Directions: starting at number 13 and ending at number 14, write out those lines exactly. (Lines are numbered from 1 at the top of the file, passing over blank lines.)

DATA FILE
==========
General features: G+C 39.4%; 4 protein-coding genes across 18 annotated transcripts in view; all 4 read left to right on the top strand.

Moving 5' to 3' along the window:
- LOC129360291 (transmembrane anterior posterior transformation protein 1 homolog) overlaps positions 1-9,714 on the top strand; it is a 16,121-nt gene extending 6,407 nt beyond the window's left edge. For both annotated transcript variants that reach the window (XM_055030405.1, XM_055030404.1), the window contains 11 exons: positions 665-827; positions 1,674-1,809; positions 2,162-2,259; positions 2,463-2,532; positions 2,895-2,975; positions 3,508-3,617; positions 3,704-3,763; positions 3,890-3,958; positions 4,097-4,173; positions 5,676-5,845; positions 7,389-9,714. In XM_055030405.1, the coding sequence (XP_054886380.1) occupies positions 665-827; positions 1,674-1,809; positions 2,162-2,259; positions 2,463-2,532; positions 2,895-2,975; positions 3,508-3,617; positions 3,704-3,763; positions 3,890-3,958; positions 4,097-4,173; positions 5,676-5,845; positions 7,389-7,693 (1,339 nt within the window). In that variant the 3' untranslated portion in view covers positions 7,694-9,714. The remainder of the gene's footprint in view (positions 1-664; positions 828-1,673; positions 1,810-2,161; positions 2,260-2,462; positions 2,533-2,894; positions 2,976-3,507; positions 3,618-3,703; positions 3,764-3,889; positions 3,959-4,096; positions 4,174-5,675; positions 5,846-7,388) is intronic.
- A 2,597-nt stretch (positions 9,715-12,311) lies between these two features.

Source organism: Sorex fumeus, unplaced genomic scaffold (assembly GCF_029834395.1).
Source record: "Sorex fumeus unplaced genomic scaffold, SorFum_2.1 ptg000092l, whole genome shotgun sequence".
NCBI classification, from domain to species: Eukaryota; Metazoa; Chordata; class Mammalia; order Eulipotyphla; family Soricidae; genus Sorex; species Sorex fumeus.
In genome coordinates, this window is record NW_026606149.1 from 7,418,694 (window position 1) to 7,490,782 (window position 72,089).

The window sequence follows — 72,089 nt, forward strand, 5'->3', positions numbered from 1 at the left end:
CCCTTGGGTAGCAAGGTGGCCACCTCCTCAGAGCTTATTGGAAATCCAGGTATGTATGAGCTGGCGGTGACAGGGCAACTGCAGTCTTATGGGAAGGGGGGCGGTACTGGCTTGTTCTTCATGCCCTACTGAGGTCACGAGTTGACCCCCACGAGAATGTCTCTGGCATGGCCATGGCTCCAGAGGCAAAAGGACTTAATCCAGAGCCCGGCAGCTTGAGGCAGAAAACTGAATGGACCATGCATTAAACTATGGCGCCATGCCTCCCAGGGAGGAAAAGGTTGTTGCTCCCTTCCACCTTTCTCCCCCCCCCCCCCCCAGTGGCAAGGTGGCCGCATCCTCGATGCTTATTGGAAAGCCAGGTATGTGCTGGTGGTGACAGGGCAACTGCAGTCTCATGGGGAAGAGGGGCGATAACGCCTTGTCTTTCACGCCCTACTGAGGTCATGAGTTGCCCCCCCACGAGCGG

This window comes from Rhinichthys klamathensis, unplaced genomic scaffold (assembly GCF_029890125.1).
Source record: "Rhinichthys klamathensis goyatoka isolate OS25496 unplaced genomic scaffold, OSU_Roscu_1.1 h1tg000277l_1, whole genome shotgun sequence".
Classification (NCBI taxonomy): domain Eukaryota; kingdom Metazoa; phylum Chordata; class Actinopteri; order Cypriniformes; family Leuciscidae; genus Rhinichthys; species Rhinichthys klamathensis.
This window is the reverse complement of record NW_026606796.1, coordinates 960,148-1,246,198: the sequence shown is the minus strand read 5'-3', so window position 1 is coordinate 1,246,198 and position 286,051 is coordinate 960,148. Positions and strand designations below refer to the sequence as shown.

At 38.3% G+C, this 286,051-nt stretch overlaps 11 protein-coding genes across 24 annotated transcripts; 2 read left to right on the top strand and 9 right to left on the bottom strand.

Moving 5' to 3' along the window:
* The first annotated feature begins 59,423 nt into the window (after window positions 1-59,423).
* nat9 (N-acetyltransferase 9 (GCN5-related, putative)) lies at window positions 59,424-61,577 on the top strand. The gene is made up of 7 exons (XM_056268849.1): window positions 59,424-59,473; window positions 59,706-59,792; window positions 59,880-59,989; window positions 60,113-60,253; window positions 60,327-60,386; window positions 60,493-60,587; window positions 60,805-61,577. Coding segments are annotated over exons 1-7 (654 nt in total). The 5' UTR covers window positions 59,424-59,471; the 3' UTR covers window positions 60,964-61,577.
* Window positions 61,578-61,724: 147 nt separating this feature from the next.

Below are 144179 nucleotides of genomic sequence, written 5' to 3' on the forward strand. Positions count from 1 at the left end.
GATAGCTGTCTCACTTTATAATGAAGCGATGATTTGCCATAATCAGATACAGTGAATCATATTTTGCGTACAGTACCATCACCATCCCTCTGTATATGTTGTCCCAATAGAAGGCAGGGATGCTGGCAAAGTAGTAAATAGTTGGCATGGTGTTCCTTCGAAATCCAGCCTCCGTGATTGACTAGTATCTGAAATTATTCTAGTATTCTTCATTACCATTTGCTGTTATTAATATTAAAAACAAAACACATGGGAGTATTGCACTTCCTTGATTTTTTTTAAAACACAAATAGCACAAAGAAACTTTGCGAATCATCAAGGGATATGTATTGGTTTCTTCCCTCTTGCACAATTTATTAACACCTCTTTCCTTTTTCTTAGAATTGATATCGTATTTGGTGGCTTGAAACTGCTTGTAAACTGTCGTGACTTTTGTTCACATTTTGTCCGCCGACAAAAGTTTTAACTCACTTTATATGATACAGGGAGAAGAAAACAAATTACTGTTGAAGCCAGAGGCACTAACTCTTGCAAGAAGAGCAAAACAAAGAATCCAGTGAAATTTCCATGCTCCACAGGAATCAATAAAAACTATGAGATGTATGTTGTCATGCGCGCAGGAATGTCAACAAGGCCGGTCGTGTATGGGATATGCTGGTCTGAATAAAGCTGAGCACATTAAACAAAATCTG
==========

Classification (NCBI taxonomy): domain Eukaryota; kingdom Metazoa; phylum Chordata; class Actinopteri; order Cypriniformes; family Leuciscidae; genus Rhinichthys; species Rhinichthys klamathensis.
This window is the reverse complement of record NW_026606796.1, coordinates 960,148-1,246,198: the sequence shown is the minus strand read 5'-3', so window position 1 is coordinate 1,246,198 and position 286,051 is coordinate 960,148. Positions and strand designations below refer to the sequence as shown.